Council approves annexation
February 14, 2012
The Summit County Council remained silent last Wednesday when asked if any members objected to Park City annexing 29-acres of land at the intersection of U.S. 40 and State Road 248 as part of a multi-million dollar settlement with landowner Greg Erickson.
Erickson and his firm, the Quinn’s Junction Partnership, are planning to build a 374,000 square-foot movie studio complex and hotel on the parcel in conjunction with Raleigh Studios. The land is in an unincorporated part of Summit County but surrounded on three sides by Park City.
Summit County Manager Bob Jasper said that when the County Courthouse got close to settling their lawsuit with Erickson over his building rights on the property, Park City stepped in.
"Park City wanted to be able to control how the movie studio was developed," Jasper said. "This annexation idea was not a sudden thing. Some time ago we had toyed with the idea of zoning the area based on Park City’s zoning laws so that it would fit in with the surrounding area and one day Park City would take control of it."
In late January, the Park City Council accepted a petition from the landowner and approved an annexation agreement, beginning the process of annexing the land into city limits.
If the annexation process falls through, Erickson is still allowed to build the movie studio on his parcel, according to Summit County’s settlement agreement.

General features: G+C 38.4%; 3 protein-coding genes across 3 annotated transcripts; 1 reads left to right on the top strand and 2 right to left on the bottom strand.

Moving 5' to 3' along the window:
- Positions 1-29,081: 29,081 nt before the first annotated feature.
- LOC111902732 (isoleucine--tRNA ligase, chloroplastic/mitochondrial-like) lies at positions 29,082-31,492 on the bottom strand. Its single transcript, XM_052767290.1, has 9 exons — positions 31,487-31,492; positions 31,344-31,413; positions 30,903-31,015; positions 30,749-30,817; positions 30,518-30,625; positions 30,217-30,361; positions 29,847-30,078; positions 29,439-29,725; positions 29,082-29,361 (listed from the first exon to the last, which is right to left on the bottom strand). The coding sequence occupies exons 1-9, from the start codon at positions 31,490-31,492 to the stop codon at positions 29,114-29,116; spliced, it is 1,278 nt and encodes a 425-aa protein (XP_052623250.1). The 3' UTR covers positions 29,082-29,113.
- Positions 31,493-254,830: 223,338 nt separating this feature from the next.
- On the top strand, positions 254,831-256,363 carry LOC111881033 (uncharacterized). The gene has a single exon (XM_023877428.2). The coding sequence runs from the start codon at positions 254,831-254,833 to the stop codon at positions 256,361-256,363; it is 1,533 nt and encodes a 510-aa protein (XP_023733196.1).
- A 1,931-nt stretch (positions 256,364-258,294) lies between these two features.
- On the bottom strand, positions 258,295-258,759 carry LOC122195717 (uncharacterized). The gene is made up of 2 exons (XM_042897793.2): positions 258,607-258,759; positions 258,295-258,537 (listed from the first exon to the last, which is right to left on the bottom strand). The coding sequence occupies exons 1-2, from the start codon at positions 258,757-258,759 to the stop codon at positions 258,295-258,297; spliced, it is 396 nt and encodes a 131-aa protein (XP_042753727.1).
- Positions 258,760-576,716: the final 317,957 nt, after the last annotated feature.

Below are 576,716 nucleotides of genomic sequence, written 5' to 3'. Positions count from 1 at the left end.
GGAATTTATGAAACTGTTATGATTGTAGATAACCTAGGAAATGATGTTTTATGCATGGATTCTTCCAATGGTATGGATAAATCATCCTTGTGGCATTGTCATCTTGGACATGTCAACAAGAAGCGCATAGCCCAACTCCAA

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Council member Chris Robinson said that Park City has had portions of Quinn’s Junction, including Erickson’s parcel, in its annexation declaration for a long time.
"The land is surrounded by the city so we always knew it did not make sense for us to be providing services to this island of land," Robinson said. "We are pleased that Park City agreed to annex the land as part of the settlement because in general, I feel that higher density developments should be within city limits. The natural inclination is to try to get as much as we can in the county, but this development belongs in the city."
Robinson added that the county will be losing some tax revenues from the project by having it built in Park City limits but said it is not enough for the county to be concerned about. The county will still receive property and transient room taxes from the development.
Looking back, Jasper said he is glad the County Courthouse settled the lawsuit with Quinn’s Junction Partnership when it did.
"We had to go down to the Capitol the other day and had all the high powered legislators tell us about the five or so bills that were going to make us allow a movie studio in the area, and luckily, we could tell them we already were," Jasper said. "If we had not resolved the lawsuit and allowed the studio, it would have been a horrible battle."
The annexation agreement will soon go to the Park City Planning Commission for consideration before returning to the City Council for final approval.